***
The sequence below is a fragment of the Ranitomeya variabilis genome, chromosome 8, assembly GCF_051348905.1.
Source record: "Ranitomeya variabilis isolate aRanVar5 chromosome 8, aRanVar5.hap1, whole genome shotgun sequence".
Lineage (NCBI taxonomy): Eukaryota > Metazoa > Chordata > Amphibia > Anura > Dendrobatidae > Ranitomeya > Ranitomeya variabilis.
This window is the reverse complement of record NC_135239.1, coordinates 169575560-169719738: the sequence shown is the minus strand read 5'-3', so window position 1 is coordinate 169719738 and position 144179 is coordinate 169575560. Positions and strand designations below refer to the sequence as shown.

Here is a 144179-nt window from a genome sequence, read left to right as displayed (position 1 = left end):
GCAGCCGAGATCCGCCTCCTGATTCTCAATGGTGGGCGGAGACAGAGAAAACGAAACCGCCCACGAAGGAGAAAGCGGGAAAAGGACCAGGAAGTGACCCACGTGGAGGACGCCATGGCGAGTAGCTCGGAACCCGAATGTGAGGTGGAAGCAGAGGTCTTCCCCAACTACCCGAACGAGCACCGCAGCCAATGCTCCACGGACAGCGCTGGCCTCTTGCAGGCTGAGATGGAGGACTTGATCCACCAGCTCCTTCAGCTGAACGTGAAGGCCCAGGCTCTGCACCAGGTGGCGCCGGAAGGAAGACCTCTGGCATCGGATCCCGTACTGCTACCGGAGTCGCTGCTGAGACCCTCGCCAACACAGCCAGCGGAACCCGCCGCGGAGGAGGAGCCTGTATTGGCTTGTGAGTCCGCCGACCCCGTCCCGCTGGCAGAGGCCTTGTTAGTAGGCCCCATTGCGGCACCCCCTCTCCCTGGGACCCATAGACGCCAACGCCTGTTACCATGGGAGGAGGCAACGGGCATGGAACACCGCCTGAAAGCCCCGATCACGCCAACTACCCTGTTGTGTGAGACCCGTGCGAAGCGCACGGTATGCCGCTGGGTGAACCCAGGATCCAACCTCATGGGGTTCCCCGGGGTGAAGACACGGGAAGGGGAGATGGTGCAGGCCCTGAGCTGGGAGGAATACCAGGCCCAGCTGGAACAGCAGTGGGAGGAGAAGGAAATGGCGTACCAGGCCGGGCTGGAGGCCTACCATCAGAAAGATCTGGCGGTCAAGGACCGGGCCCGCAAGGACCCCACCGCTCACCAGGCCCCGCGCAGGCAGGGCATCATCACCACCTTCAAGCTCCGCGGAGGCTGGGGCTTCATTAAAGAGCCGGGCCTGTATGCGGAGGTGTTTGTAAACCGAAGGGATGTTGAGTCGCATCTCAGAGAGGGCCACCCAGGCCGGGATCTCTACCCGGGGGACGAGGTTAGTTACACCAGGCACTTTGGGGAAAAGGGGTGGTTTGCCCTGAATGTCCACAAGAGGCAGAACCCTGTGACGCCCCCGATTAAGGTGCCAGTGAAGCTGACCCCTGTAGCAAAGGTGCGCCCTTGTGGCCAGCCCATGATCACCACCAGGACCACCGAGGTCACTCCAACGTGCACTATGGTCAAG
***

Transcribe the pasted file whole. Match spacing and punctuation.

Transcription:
The sequence below is a fragment of the Ranitomeya variabilis genome, chromosome 8, assembly GCF_051348905.1.
Source record: "Ranitomeya variabilis isolate aRanVar5 chromosome 8, aRanVar5.hap1, whole genome shotgun sequence".
Lineage (NCBI taxonomy): Eukaryota > Metazoa > Chordata > Amphibia > Anura > Dendrobatidae > Ranitomeya > Ranitomeya variabilis.
This window is the reverse complement of record NC_135239.1, coordinates 169575560-169719738: the sequence shown is the minus strand read 5'-3', so window position 1 is coordinate 169719738 and position 144179 is coordinate 169575560. Positions and strand designations below refer to the sequence as shown.

Here is a 144179-nt window from a genome sequence, read left to right as displayed (position 1 = left end):
GCAGCCGAGATCCGCCTCCTGATTCTCAATGGTGGGCGGAGACAGAGAAAACGAAACCGCCCACGAAGGAGAAAGCGGGAAAAGGACCAGGAAGTGACCCACGTGGAGGACGCCATGGCGAGTAGCTCGGAACCCGAATGTGAGGTGGAAGCAGAGGTCTTCCCCAACTACCCGAACGAGCACCGCAGCCAATGCTCCACGGACAGCGCTGGCCTCTTGCAGGCTGAGATGGAGGACTTGATCCACCAGCTCCTTCAGCTGAACGTGAAGGCCCAGGCTCTGCACCAGGTGGCGCCGGAAGGAAGACCTCTGGCATCGGATCCCGTACTGCTACCGGAGTCGCTGCTGAGACCCTCGCCAACACAGCCAGCGGAACCCGCCGCGGAGGAGGAGCCTGTATTGGCTTGTGAGTCCGCCGACCCCGTCCCGCTGGCAGAGGCCTTGTTAGTAGGCCCCATTGCGGCACCCCCTCTCCCTGGGACCCATAGACGCCAACGCCTGTTACCATGGGAGGAGGCAACGGGCATGGAACACCGCCTGAAAGCCCCGATCACGCCAACTACCCTGTTGTGTGAGACCCGTGCGAAGCGCACGGTATGCCGCTGGGTGAACCCAGGATCCAACCTCATGGGGTTCCCCGGGGTGAAGACACGGGAAGGGGAGATGGTGCAGGCCCTGAGCTGGGAGGAATACCAGGCCCAGCTGGAACAGCAGTGGGAGGAGAAGGAAATGGCGTACCAGGCCGGGCTGGAGGCCTACCATCAGAAAGATCTGGCGGTCAAGGACCGGGCCCGCAAGGACCCCACCGCTCACCAGGCCCCGCGCAGGCAGGGCATCATCACCACCTTCAAGCTCCGCGGAGGCTGGGGCTTCATTAAAGAGCCGGGCCTGTATGCGGAGGTGTTTGTAAACCGAAGGGATGTTGAGTCGCATCTCAGAGAGGGCCACCCAGGCCGGGATCTCTACCCGGGGGACGAGGTTAGTTACACCAGGCACTTTGGGGAAAAGGGGTGGTTTGCCCTGAATGTCCACAAGAGGCAGAACCCTGTGACGCCCCCGATTAAGGTGCCAGTGAAGCTGACCCCTGTAGCAAAGGTGCGCCCTTGTGGCCAGCCCATGATCACCACCAGGACCACCGAGGTCACTCCAACGTGCACTATGGTCAAG